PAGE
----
Our brains are naturally pessimistic as part of a primitive and protective mechanism called negativity bias. From an evolutionary standpoint, this protective aspect has been essential for our survival. When we needed to evade predators, picking up on small threats in our environment extended our lives. However, in this modern age, we are no longer trying to avoid saber-toothed cats and the like, so this heightened awareness is no longer as essential as it once was.
In a given day, we experience a myriad of equally positive and negative events; however, when we give more weight to the adverse events, negativity bias is at play. Fretting over a negative comment someone made is hardly a threat to safety; however, it's not uncommon for us to ruminate about it for hours and give little or no attention to the positive or neutral comments of the day, which can result in spiraling into more and more negative thoughts.
Negativity bias can also impact our ability to make decisions when we give more attention to the possible negative aspects or outcomes. When excessive time is put into our thought process resulting in delaying a decision or not making a decision at all, this is often referred to as analysis paralysis.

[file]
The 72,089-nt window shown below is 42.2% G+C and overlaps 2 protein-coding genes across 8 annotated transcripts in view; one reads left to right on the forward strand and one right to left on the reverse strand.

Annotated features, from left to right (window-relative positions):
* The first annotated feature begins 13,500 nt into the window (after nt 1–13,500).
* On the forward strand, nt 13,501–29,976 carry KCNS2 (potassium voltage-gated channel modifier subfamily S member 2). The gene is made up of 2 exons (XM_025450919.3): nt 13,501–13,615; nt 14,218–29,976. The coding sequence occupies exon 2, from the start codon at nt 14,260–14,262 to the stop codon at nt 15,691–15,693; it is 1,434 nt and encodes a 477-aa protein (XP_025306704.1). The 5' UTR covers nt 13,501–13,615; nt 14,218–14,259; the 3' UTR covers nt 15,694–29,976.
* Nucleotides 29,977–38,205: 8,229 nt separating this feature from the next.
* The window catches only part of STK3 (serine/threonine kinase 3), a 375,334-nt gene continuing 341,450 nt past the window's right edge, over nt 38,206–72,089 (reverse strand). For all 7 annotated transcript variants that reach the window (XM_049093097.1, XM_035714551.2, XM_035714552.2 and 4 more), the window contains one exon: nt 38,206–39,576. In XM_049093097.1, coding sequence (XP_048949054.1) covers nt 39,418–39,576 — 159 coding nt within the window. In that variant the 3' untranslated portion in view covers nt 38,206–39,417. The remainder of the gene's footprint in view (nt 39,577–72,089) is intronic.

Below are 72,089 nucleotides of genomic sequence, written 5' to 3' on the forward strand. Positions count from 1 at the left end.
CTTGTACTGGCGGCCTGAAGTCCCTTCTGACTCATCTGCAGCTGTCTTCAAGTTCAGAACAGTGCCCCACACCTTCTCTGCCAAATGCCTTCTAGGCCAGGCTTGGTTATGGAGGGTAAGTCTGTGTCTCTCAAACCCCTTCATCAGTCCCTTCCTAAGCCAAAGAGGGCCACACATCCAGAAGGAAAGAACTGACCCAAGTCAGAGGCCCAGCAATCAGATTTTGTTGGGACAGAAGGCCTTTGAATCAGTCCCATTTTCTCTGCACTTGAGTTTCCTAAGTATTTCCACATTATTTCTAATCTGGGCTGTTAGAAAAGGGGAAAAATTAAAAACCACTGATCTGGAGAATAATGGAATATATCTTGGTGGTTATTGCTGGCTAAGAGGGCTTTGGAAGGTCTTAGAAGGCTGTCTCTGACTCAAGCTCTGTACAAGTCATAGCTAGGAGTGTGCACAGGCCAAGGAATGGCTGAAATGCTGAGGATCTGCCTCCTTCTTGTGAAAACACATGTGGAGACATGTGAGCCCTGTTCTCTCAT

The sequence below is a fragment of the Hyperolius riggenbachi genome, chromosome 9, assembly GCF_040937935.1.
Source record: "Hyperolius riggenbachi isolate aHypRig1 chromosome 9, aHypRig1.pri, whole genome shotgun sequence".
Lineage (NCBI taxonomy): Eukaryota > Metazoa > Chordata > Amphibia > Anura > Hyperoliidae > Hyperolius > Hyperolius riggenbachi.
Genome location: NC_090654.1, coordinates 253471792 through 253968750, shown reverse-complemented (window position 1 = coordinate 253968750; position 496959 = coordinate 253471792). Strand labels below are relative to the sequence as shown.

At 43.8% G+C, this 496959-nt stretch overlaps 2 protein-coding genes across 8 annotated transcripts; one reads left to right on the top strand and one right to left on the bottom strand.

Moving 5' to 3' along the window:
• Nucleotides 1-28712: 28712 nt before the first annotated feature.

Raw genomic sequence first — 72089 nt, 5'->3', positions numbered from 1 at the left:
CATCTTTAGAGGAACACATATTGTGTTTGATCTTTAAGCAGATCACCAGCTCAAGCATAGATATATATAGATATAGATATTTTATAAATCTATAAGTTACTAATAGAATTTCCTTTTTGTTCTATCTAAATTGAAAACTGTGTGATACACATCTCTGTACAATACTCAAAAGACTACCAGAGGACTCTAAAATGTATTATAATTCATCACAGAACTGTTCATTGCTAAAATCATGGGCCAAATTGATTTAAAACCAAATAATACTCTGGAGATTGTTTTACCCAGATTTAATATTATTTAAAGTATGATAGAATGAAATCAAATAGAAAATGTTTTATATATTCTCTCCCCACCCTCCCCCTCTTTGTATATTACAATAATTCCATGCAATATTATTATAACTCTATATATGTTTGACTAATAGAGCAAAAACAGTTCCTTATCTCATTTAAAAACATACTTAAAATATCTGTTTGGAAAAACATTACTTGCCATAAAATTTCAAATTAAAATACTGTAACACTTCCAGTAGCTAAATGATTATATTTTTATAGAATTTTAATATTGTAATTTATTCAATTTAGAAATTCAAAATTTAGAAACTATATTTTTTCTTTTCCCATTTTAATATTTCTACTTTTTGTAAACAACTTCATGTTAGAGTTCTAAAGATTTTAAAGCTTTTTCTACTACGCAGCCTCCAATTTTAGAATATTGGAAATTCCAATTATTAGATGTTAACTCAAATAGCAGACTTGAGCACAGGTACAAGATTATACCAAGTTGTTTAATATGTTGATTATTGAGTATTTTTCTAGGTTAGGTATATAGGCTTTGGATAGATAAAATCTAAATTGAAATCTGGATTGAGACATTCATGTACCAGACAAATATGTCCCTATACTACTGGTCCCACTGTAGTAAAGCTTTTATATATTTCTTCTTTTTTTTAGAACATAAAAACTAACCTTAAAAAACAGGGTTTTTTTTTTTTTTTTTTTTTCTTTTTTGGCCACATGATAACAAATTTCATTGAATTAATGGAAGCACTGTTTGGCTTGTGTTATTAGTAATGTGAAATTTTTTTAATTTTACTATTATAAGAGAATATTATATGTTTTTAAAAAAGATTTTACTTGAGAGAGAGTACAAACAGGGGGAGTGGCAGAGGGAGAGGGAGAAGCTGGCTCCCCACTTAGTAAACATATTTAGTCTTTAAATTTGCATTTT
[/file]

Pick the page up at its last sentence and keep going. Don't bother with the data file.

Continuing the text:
Typically, everyone is affected by negativity bias. However, some people may experience a stronger negativity bias than others, such as people struggling with a mood disorder, chronic stress, and those who have experienced past trauma.
We can gain control over this primitive brain mechanism by mindfully going about our day. Simply noticing the quality of our thoughts can help us achieve a calmer state. Once we notice a negative thought, we can try the following:
Perspective Shifting/Cognitive Reframing
Ask yourself “Is there another way to view this situation?” Think of at least two different perspectives to take on the situation or circumstance and then notice how differently you feel as you consider this alternative. Reframing our thoughts is a helpful tool and repeatedly doing so can result in a decrease in negative thoughts and a more optimistic outlook in general.
Proof or Truth Testing
You can also try truth testing the negative thought. Typically, negative and anxious thoughts are largely fictional. If a friend doesn't return your call, rather than assume they are upset with you or avoiding you, ask what proof you have that this is the case. We are typically incorrect when we make assumptions.
Relying on Resilience
Finally, it can help to keep in mind that our natural state isn't to succumb to negative events and completely fall apart to the point of no return. Resilience tends to be the default, which means that we will continue to put one foot in front of the other. Sometimes it's as simple as telling ourselves “I'm going to be okay.”